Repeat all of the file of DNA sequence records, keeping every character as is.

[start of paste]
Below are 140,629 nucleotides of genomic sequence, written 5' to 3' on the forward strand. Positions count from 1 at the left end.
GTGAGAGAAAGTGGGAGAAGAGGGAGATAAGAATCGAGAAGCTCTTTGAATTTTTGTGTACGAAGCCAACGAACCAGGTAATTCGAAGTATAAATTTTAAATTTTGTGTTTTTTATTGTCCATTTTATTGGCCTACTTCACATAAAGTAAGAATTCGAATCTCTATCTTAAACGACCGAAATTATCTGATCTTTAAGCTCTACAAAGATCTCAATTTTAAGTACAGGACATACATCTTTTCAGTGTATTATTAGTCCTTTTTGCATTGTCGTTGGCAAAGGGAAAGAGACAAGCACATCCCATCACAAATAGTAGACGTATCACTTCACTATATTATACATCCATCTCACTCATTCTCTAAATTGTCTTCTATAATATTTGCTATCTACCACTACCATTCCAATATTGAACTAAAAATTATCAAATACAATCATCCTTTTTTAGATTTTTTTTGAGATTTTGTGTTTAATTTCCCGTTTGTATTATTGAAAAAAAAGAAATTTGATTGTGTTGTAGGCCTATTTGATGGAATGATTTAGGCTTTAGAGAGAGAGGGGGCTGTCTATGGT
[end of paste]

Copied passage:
Below are 140,629 nucleotides of genomic sequence, written 5' to 3' on the forward strand. Positions count from 1 at the left end.
GTGAGAGAAAGTGGGAGAAGAGGGAGATAAGAATCGAGAAGCTCTTTGAATTTTTGTGTACGAAGCCAACGAACCAGGTAATTCGAAGTATAAATTTTAAATTTTGTGTTTTTTATTGTCCATTTTATTGGCCTACTTCACATAAAGTAAGAATTCGAATCTCTATCTTAAACGACCGAAATTATCTGATCTTTAAGCTCTACAAAGATCTCAATTTTAAGTACAGGACATACATCTTTTCAGTGTATTATTAGTCCTTTTTGCATTGTCGTTGGCAAAGGGAAAGAGACAAGCACATCCCATCACAAATAGTAGACGTATCACTTCACTATATTATACATCCATCTCACTCATTCTCTAAATTGTCTTCTATAATATTTGCTATCTACCACTACCATTCCAATATTGAACTAAAAATTATCAAATACAATCATCCTTTTTTAGATTTTTTTTGAGATTTTGTGTTTAATTTCCCGTTTGTATTATTGAAAAAAAAGAAATTTGATTGTGTTGTAGGCCTATTTGATGGAATGATTTAGGCTTTAGAGAGAGAGGGGGCTGTCTATGGT